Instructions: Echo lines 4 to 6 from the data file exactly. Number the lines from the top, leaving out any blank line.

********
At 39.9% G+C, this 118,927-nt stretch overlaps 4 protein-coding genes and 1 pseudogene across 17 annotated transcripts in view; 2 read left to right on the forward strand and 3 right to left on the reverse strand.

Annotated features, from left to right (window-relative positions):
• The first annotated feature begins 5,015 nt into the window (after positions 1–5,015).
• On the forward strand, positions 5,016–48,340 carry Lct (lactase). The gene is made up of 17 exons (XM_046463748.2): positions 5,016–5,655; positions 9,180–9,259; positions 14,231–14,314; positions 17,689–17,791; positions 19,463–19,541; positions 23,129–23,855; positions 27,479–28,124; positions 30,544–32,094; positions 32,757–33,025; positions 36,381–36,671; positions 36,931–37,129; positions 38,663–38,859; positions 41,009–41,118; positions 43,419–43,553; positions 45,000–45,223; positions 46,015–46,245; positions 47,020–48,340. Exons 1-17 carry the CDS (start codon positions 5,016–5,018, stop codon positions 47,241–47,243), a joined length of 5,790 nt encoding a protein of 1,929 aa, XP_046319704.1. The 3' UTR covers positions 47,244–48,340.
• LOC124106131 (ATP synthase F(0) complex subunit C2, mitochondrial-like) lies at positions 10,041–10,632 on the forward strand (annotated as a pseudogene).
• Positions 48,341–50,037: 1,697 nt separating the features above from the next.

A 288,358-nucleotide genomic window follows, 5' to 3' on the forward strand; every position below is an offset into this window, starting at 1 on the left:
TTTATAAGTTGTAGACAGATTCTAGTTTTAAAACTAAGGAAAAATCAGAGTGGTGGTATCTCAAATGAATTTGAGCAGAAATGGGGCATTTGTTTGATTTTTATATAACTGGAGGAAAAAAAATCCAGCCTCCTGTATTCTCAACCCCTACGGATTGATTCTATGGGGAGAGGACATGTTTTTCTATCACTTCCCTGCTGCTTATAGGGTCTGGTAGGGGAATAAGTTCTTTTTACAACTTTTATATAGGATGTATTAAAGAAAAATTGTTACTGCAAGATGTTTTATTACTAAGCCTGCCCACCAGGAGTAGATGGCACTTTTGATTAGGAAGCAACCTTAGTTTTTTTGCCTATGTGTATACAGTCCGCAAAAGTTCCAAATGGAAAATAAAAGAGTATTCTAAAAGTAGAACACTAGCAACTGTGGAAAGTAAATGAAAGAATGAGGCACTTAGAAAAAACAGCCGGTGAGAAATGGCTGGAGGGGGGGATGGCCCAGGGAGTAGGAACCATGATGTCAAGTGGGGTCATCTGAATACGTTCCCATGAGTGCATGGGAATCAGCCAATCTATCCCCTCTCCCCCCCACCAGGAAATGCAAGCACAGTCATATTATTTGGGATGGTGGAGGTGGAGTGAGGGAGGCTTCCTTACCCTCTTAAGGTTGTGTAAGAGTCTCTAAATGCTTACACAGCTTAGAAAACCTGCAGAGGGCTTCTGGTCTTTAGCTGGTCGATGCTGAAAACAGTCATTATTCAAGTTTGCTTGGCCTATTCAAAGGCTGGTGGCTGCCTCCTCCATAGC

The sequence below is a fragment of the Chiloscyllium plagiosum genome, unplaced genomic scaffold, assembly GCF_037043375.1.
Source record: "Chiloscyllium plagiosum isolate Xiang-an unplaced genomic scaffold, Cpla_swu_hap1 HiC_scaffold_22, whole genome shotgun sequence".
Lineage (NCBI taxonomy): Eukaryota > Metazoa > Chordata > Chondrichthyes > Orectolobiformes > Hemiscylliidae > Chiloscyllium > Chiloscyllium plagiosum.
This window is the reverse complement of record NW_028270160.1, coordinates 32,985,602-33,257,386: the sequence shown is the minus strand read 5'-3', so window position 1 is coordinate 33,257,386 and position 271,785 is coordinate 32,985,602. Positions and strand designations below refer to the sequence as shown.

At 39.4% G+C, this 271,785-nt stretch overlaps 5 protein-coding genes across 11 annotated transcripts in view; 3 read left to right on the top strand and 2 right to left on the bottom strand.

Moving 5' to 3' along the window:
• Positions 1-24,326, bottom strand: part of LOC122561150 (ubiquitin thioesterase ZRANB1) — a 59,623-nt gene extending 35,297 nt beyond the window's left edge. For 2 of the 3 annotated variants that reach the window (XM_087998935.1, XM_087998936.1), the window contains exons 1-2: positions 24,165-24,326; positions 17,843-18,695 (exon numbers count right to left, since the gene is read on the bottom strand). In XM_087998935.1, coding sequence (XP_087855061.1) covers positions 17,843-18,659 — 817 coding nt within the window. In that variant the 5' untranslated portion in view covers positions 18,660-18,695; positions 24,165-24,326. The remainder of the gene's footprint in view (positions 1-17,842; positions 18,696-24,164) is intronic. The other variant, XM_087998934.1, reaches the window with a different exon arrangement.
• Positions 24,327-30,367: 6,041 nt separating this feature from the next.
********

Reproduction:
• On the forward strand, positions 5,016–48,340 carry Lct (lactase). The gene is made up of 17 exons (XM_046463748.2): positions 5,016–5,655; positions 9,180–9,259; positions 14,231–14,314; positions 17,689–17,791; positions 19,463–19,541; positions 23,129–23,855; positions 27,479–28,124; positions 30,544–32,094; positions 32,757–33,025; positions 36,381–36,671; positions 36,931–37,129; positions 38,663–38,859; positions 41,009–41,118; positions 43,419–43,553; positions 45,000–45,223; positions 46,015–46,245; positions 47,020–48,340. Exons 1-17 carry the CDS (start codon positions 5,016–5,018, stop codon positions 47,241–47,243), a joined length of 5,790 nt encoding a protein of 1,929 aa, XP_046319704.1. The 3' UTR covers positions 47,244–48,340.
• LOC124106131 (ATP synthase F(0) complex subunit C2, mitochondrial-like) lies at positions 10,041–10,632 on the forward strand (annotated as a pseudogene).
• Positions 48,341–50,037: 1,697 nt separating the features above from the next.